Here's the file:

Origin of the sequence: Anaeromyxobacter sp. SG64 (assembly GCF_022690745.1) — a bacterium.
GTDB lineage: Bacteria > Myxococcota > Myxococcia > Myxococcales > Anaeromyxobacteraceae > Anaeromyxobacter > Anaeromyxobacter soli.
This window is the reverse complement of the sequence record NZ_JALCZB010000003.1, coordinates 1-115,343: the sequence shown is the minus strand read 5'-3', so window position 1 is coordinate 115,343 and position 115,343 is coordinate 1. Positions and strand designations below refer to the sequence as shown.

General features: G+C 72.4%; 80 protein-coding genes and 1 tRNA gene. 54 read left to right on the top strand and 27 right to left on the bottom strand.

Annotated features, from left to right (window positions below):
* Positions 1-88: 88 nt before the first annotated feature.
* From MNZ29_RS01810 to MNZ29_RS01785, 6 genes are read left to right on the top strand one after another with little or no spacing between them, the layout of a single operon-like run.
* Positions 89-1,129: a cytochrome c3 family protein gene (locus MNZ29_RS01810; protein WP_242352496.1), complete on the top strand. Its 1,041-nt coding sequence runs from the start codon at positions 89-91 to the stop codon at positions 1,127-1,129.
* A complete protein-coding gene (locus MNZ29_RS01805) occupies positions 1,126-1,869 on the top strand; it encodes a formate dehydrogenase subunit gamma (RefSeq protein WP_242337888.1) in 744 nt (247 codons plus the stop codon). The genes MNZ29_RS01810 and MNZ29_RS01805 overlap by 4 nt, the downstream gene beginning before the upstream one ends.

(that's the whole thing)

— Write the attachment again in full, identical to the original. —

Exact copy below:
Origin of the sequence: Anaeromyxobacter sp. SG64 (assembly GCF_022690745.1) — a bacterium.
GTDB lineage: Bacteria > Myxococcota > Myxococcia > Myxococcales > Anaeromyxobacteraceae > Anaeromyxobacter > Anaeromyxobacter soli.
This window is the reverse complement of the sequence record NZ_JALCZB010000003.1, coordinates 1-115,343: the sequence shown is the minus strand read 5'-3', so window position 1 is coordinate 115,343 and position 115,343 is coordinate 1. Positions and strand designations below refer to the sequence as shown.

General features: G+C 72.4%; 80 protein-coding genes and 1 tRNA gene. 54 read left to right on the top strand and 27 right to left on the bottom strand.

Annotated features, from left to right (window positions below):
* Positions 1-88: 88 nt before the first annotated feature.
* From MNZ29_RS01810 to MNZ29_RS01785, 6 genes are read left to right on the top strand one after another with little or no spacing between them, the layout of a single operon-like run.
* Positions 89-1,129: a cytochrome c3 family protein gene (locus MNZ29_RS01810; protein WP_242352496.1), complete on the top strand. Its 1,041-nt coding sequence runs from the start codon at positions 89-91 to the stop codon at positions 1,127-1,129.
* A complete protein-coding gene (locus MNZ29_RS01805) occupies positions 1,126-1,869 on the top strand; it encodes a formate dehydrogenase subunit gamma (RefSeq protein WP_242337888.1) in 744 nt (247 codons plus the stop codon). The genes MNZ29_RS01810 and MNZ29_RS01805 overlap by 4 nt, the downstream gene beginning before the upstream one ends.